In 2016, the installation was first placed in a public park, the Tarja Halosen puisto, in the city of Helsinki. This park area is openly accessible at all times, and visitors are invited to use this life installation freely, to get in touch with a patch of nature wilderness in the urban context.
The City of Helsinki agreed to install the art work semi-permanently – so the bees and their airstrip will be back in Tarja Halosen puisto in the spring of 2017!
The Hexa-Hive Village with Airstrip for Bees was first exhibited in 2015, at the art museum Kouvola, as part of the exhibition “Semi-wild gardens”; see more here.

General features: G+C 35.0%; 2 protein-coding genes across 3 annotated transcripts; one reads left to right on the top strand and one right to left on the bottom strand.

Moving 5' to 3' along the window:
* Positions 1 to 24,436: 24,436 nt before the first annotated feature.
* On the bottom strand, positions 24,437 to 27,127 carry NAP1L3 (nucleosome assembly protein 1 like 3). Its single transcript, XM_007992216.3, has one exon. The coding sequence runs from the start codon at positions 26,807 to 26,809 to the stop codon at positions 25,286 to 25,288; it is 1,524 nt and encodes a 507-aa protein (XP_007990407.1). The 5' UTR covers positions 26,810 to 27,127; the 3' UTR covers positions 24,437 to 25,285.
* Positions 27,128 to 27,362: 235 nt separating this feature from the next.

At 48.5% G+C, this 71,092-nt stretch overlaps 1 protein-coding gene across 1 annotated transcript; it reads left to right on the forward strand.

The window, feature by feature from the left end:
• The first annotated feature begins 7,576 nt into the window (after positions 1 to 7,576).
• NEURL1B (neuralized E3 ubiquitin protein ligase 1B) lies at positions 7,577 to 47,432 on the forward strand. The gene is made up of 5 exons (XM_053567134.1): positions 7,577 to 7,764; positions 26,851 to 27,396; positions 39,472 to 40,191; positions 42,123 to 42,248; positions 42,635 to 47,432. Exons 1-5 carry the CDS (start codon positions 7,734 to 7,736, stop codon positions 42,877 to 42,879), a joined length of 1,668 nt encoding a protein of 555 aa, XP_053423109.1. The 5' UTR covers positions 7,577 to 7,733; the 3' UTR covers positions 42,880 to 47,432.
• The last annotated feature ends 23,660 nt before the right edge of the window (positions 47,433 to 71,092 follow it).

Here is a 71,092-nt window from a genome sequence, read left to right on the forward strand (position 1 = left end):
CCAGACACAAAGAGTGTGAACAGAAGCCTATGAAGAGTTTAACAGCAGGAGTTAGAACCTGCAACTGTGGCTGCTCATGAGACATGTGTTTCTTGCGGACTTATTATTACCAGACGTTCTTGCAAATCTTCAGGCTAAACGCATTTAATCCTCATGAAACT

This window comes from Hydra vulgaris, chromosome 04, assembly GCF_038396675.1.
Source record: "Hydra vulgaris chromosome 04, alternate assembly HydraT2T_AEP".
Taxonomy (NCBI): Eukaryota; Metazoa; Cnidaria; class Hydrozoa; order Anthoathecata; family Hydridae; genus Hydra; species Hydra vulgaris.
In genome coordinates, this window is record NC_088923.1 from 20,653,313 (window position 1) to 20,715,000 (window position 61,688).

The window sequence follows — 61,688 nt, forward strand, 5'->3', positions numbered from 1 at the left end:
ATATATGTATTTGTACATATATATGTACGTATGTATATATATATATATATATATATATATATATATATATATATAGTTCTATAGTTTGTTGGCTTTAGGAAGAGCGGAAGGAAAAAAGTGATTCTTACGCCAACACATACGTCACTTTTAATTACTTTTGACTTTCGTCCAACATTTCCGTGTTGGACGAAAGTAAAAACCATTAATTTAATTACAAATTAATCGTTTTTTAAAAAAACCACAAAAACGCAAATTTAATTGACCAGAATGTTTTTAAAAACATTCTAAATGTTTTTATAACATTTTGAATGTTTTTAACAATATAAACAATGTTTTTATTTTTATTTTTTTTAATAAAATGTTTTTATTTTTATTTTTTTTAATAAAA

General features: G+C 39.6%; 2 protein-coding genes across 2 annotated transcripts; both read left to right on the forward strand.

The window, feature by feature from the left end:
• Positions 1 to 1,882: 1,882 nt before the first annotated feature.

The Hexa-Hive Village was shown for the first time in 2013, at Otaniemi campus of Aalto University. The hexagonal boxes are arranged as landscape intervention. Some of the Hexa-Hives host colonies of bees, some others serve as outdoor furniture for human visitors.
The presence of a bee colony has the power to transform the environment and bring a life element into the space. The Hexa-Hive village invites to explore this transformation, enter the “bee space” and experience intimacy with these insects via their ongoing movement, their smells and sounds.
The Airstrip is an answer to public green spaces in the city often being just a patch of grass. These grassy areas look green and give visitors the feeling of nature, but for pollinators they are desert land, no food to be found. The airstrip therefore answers the very anthropocentric approach to “providing nature” by offering a real buffet honeybees and other pollinators. Human visitors can enjoy the colours, smells and lush vegetal life
Hexa-Hive Village with Airstrip for Bees is an art work by Christina Stadlbauer and Ulla Taipale.